How to Get a U.S. Green Card: 10 Things to Know
When most Brits first visit the U.S., they are content to sign the visa waiver form handed out on the airplane. Work visas are enough for thousands of others sent to America by their U.K. employers – or tempted across by U.S. firms or universities.
But for those with longer ambitions, the holy grail is the Green Card, which you keep even if you lose your American job. It’s the size of a credit card, off-white on the front and with no more than a green tinge on the back, carrying a photo of the holder and routine information such as name, date of birth – and renewal date. Like a credit card, it has a band on the back containing computer-coded information.
Although their holders are known as Lawful Permanent Residents, Green Cards are not forever. They are renewable every ten years, which seems plenty at first, and they can be withdrawn – commonly for committing a serious crime, later discovery that the application was fraudulent or concealed important information, or being out of the U.S. for more than 180 days in a 12-month period. On the last point, you can return if the circumstances were beyond your control.
So when I got the chance, after five years, I upgraded to U.S. citizenship – which is for life, and does not prevent dual U.K. citizenship. That lets you vote in the U.S., which Green Cards do not, and you are liable for jury service – not a plus for many people.
But the Green Card is the most a foreigner can obtain at first, and it does make living in the U.S. a comfortable proposition. That is why it is so prized. So how do you obtain one?
Here are ten tips:
1. Be related to a U.S. citizen, as a spouse, unmarried child under 21 or parent if the citizen is over 21. There are also special categories, including a battered spouse or child, being born to a foreign diplomat in the U.S., or widows and widowers of U.S. citizens. Stepchildren and stepparents may also qualify. Gay and lesbian couples still have difficulties, which are being challenged in the courts.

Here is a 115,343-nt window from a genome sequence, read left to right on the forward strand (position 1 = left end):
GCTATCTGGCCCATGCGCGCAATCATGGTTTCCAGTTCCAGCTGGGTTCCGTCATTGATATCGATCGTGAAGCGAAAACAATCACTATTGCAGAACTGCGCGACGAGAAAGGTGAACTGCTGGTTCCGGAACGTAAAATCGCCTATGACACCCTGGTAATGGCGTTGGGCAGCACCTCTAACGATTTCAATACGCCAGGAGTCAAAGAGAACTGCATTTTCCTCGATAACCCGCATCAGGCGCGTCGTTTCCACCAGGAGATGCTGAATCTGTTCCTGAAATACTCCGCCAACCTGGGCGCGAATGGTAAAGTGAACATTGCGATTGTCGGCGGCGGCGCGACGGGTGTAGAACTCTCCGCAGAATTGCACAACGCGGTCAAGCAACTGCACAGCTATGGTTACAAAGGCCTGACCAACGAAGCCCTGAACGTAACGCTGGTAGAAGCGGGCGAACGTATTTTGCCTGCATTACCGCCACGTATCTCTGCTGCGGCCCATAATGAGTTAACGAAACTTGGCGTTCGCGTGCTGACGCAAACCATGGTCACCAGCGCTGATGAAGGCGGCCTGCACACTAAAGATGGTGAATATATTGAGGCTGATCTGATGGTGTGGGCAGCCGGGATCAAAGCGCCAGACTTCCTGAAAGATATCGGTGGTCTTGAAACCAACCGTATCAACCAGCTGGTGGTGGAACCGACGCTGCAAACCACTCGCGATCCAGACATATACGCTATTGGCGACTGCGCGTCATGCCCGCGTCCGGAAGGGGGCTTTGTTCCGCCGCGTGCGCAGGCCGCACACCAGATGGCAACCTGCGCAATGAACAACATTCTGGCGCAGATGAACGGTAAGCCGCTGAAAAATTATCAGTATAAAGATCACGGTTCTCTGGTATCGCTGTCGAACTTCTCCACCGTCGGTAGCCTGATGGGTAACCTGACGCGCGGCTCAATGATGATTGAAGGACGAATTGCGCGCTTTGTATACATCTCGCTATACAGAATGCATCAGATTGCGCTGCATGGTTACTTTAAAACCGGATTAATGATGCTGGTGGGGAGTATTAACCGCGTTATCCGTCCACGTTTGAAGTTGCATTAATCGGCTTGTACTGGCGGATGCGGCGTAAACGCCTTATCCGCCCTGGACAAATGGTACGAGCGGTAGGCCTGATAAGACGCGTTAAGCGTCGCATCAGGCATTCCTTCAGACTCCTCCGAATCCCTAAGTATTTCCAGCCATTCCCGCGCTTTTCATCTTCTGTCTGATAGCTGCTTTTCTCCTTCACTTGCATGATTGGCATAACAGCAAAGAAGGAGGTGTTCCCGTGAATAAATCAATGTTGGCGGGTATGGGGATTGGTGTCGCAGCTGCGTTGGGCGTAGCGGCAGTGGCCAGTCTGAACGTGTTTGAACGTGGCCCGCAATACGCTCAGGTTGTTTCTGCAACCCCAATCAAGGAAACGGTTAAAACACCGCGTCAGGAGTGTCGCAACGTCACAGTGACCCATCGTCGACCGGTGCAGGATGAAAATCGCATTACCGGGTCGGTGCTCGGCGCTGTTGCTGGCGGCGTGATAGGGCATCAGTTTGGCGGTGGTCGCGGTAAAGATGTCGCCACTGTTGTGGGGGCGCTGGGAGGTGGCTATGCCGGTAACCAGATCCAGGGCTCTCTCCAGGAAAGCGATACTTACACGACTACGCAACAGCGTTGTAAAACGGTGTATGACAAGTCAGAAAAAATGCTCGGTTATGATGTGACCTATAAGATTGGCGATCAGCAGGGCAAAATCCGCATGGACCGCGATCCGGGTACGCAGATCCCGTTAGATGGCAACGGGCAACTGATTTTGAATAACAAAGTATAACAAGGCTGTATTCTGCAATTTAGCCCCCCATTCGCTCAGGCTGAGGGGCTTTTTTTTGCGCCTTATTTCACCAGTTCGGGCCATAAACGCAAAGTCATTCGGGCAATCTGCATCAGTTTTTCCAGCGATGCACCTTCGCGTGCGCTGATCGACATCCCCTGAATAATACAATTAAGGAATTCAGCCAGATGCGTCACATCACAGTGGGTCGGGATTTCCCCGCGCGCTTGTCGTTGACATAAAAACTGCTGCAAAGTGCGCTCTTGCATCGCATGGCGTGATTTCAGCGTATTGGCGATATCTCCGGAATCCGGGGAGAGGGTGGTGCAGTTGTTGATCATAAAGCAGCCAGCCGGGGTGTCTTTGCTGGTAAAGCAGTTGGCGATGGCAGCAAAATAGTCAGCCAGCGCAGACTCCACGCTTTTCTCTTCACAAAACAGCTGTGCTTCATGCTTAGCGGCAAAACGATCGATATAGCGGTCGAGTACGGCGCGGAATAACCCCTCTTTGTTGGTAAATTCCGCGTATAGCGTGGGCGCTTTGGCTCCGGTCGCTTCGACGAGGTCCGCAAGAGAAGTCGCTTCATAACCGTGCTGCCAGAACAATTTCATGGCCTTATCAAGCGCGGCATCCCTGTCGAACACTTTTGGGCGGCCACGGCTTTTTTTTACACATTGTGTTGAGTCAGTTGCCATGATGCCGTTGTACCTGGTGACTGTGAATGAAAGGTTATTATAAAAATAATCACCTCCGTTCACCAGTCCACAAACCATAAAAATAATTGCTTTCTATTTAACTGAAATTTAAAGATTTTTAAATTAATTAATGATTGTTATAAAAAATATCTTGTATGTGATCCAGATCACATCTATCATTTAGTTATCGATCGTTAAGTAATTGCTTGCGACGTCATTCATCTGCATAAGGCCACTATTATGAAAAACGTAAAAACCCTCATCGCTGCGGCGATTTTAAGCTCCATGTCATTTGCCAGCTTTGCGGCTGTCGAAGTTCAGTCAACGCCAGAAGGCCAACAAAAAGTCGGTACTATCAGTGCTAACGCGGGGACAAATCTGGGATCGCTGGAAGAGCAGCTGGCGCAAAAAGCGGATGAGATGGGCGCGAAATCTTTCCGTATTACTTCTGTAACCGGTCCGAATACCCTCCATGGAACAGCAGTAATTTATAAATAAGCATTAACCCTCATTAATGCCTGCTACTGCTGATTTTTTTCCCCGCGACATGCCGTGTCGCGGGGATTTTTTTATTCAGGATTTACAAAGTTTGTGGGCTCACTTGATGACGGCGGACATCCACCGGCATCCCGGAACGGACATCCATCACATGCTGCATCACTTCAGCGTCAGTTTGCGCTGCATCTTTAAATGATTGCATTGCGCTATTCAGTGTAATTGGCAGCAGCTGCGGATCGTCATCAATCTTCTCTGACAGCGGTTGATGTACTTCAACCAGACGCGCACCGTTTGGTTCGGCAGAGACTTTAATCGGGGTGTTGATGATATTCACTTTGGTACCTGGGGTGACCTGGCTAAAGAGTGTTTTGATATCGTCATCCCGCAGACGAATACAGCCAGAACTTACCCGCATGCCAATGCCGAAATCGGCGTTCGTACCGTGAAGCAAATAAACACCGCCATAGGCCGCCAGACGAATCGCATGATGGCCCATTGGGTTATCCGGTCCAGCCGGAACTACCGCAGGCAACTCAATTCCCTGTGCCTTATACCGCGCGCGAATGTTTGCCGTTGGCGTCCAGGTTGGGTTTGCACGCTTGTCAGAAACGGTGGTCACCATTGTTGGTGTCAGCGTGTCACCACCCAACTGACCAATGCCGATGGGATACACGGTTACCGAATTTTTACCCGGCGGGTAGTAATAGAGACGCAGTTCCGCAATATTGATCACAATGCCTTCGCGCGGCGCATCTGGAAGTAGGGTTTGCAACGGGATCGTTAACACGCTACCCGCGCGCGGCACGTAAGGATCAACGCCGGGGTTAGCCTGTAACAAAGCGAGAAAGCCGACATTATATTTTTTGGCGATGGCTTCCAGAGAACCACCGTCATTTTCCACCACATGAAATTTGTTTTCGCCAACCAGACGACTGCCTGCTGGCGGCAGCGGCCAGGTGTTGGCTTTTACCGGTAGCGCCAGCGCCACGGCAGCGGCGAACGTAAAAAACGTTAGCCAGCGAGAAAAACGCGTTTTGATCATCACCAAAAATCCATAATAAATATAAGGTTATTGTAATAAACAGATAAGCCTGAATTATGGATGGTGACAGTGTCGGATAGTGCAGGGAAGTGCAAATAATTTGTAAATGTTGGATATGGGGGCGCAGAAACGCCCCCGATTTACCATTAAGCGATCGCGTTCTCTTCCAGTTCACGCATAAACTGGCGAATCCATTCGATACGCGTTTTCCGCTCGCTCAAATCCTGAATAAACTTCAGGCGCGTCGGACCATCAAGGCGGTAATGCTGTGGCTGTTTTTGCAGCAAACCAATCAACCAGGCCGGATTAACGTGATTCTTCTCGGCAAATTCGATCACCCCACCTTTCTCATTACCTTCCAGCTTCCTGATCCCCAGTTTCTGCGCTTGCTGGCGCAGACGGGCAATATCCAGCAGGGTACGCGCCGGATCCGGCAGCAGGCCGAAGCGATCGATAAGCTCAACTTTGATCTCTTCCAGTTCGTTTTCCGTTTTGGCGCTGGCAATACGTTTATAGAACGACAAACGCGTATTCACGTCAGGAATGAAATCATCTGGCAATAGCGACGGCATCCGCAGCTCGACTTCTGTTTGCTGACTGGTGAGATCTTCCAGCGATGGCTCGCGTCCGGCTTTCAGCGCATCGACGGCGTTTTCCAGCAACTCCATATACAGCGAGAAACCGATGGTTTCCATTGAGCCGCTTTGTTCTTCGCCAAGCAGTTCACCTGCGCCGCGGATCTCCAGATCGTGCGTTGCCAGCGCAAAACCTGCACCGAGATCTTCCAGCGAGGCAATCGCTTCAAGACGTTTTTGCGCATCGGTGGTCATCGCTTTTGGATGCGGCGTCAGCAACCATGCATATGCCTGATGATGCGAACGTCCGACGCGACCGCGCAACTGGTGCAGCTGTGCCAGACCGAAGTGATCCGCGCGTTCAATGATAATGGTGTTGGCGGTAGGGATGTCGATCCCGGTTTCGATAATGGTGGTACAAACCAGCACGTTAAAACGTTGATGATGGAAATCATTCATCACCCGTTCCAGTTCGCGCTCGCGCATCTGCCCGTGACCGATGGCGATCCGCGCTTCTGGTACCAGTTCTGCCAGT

2. The U.S. holds an annual Green Card lottery, but Brits can forget that unless they have a spouse born in an eligible country, or parents are from an eligible country who were not in the U.K. at the time of your birth. This is for reasons of diversity, which strangely do not bar those from Ireland, Northern Ireland or the rest of Europe except Poland. Basically, the US authorities reckon enough Brits qualify through family or job.
3. Ask your U.S. employer to put in a good word. They must obtain labor certification and file Form I-140, Immigrant Petition for Alien Worker. You have to be at management level or equivalent, hold a degree or do work for which no similarly qualified U.S. citizens are available.
4. Bring money. Invest at least $1 million (£645,000), employ ten people or expand an existing business by at least 40%. You can get away with half that investment in designated employment areas. Beware scams. I visited an emigration fair in London offering Green Cards to retired people willing to buy three houses – one for themselves, the other two as a minimal property business. Passive “businesses” like that, particularly owned by those of retirement age, are subject to close investigation.
5. Work in a favored category of employment, such as broadcaster or doctor, or work for an international organization. Religious workers, including priests, rabbis, nuns, monks and deacons, are eligible. All can bring their families.
6. Be a nurse or physiotherapist (known in the U.S. as a physical therapist) with a job offer from a hospital or medical center.
7. Be adopted by U.S. citizens, as long as you are under 16 years old.
8. Be highly talented in science, arts, business or academia. You may then qualify as an Alien of Extraordinary Ability. You have to satisfy at least three of several criteria, and it is a great help to have had written work published. You also need as many letters of recommendation as possible, preferably from high-flown referees such as judges, company directors or college professors. The advantage is that you do not have to have a job, just means of support.
9. Relax. If you do not qualify for any of the above, just jump on a plane. Your visa waiver lasts 90 days and, without breaking the law, you can start looking for a job. Then take it step by step, from employment visa to Green Card. It might take a few years, but persistence takes you a long way in the U.S.
10. Before obtaining a Green Card, do not do anything to upset the authorities, even with a parking ticket. You are liable to be entered on the Department of Homeland Security’s computer and could face a disproportionate amount of hassle. The U.S. is surprisingly bureaucratic and intensely suspicious of people who infringe the law.
Have you obtained a Green Card, or perhaps you’re interested in getting one? Tell us your story below: